Hello Blog Followers, this is Lucy here.
I sit writing this in Regina watching the sun melt the snow outside and listening to the locals exclaiming at this extraordinarily warm weather for December in Saskatchewan. Extraordinarily warm has meant highs of plus 9 these last few days and lows of minus 10. Tropical!
It seems hard to believe that it has been two weeks since we set out together. My first two weeks of bike touring have been fantastic, but a steep learning curve too. My first days on the road were pretty exteme. It was a constant mission to cover up any skin that might be exposed to the elements (deep into the minus temperatures) and really tiring staying on top of everything to stay safe and unfrozen. We are tentatively enjoying this weather break, though are slightly nervous for when the weather turns again.
Exhausted at first by the constant unpacking and packing of the tent, (I call it ‘tent faff’) and putting on seeminly every available item of clothing to cycle in seemed to take forever and I was questioning if we would ever make it into Saskatchewan with such short hours of cycling. Emotion got the better of me a couple of times in the first week, heightened by the extreme temperatures, but now my quads scream less at the end of the day which tells me my cycling legs are establishing themselves and we have our tent routine down to a fine art, so life feels less stressful and the miles each day less daunting.
Sarah has been amazingly patient and a great teacher, showing me what to do (and not to do) and little tricks here and there to help make life easier and more comfortable. Everything is so fun with her and if I make a mistake her line is usually, ‘Ah, I wouldn’t worry about it. Worse things happen at sea.’ Only she would know this… A few times Sarah has looked at my panniers and pulled everything out, squashing everything down to within inches of its life to make double the amount of room. I am constantly amazed at what she manages to fit in hers – they seem like magical bottomless treasure chests, normally with a Mars bars hiding at the bottom (always a fab find in the dark and cold).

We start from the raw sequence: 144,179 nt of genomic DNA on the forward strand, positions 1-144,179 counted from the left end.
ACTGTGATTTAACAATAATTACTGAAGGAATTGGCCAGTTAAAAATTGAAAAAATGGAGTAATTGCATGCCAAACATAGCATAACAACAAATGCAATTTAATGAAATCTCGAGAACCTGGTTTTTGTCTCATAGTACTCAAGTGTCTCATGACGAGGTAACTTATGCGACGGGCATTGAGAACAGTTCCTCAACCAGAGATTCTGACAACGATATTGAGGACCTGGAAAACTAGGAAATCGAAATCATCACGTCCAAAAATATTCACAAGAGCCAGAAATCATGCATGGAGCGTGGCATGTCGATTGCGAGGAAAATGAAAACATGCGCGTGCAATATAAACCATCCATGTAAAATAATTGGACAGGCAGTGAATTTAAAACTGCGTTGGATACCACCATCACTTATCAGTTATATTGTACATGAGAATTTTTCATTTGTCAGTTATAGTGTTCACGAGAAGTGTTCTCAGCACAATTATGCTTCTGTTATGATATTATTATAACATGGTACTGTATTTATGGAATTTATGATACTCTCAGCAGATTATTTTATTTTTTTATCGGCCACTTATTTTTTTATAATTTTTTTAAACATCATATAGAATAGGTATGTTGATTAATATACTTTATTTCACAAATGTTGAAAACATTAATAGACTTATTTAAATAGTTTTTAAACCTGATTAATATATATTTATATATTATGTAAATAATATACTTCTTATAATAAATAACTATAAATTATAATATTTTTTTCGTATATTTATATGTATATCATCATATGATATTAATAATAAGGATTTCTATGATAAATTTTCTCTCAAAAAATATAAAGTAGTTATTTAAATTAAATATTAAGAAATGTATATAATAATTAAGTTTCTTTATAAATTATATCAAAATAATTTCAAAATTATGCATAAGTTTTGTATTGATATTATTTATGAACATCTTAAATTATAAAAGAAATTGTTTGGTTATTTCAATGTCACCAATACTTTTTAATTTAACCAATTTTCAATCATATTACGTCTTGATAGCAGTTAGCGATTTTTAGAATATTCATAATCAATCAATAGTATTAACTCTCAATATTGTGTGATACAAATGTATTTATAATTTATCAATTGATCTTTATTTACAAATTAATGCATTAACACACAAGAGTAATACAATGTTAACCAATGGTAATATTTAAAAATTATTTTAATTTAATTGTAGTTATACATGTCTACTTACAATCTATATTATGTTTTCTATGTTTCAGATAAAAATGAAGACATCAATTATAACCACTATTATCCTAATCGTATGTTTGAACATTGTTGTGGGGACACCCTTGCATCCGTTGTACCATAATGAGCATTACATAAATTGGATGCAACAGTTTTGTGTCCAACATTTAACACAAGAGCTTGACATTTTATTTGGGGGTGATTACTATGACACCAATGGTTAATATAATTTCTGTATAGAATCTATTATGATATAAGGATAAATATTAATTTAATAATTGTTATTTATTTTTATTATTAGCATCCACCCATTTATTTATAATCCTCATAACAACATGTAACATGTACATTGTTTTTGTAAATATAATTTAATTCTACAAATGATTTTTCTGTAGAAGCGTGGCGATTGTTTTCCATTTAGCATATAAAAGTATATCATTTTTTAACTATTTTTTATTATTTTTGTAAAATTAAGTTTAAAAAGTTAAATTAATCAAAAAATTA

Last week we took a few days cycling on the back roads which were stunningly beautiful and quiet. One day we only came across 2 cars and the road was our own. We were stopped a couple of times by drivers asking if we were lost and ‘Why are you going to X? You do know there’s nothing there.’ They would explain that no one ever cycles on the back roads, not even in good weather, instead favouring the major highways. We found it hard to understand why not. Rolling hills, herds of antelope crossing the roads infront of us, cows mooing and being chased by enthusiastic dogs, melting snow for water and camping with beautiful sunsets – it felt like our own world. Perhaps the funniest encounter was one lady who told us we would be going to altitude that evening on the road ahead. We both looked at each other with politely raised eyebrows, accepted her kind offerings of water and giggled as we pedalled away. The Rocky Prairies – here we come! Even at home we have bigger hills than the Prairies.
About 150 km from Regina, Sarah and I decided to have a go on each other’s bikes for half an hour or so. Just as I got off Hercules Sarah shushed me and we both listened to the hissing of a tyre going down. At the same moment we noticed that the phlange of the Rohloff hub (the centre barrell of the wheel which houses the gearing mechanism) had cracked in two places and would be causing bigger issues in time. Over the next few hours we stopped 4 times to take Herc’s back wheel off and figure out what was causing the flats. A ruined ‘bead’ (the rim of the tyre) and a cheeky length of wire poking out was irreparable, despite our bodge efforts so we hitched to Regina to meet local bike whizz Darrell Kaczynski who had previously arranged to help us. While Darrell has been working on rebuilding Hercules Sarah borrowed his bike and we had a ride back down the road in the wee hours of yesterday morning to make up the miles to the city. We were blessed with 8 degrees of warm weather and useful winds – it was lovely.
We set off to Winnipeg in the morning, crossing everything for another warm snap. For now it’s back to washing and kit sorting.
P.S Thanks to everyone who has helped us this week including the McNary family, Walter Hancock, Marty Hansen, Jacqui from down the road, Anita of the Cupcakes, Western Cycle and Bert the Driver, Italian Star Deli for the yummy food and the ever persistent and focussed Darrell Kaczynski for all his bike and hosting efforts.
P.P.S After many hours of work by Darrell and lots of input from various people around town, Hercules is doing well and his rear wheel should last until we reach Winnipeg and meet up with the replacement Rohloff hub, kindly provided by Santos bikes in the Netherlands.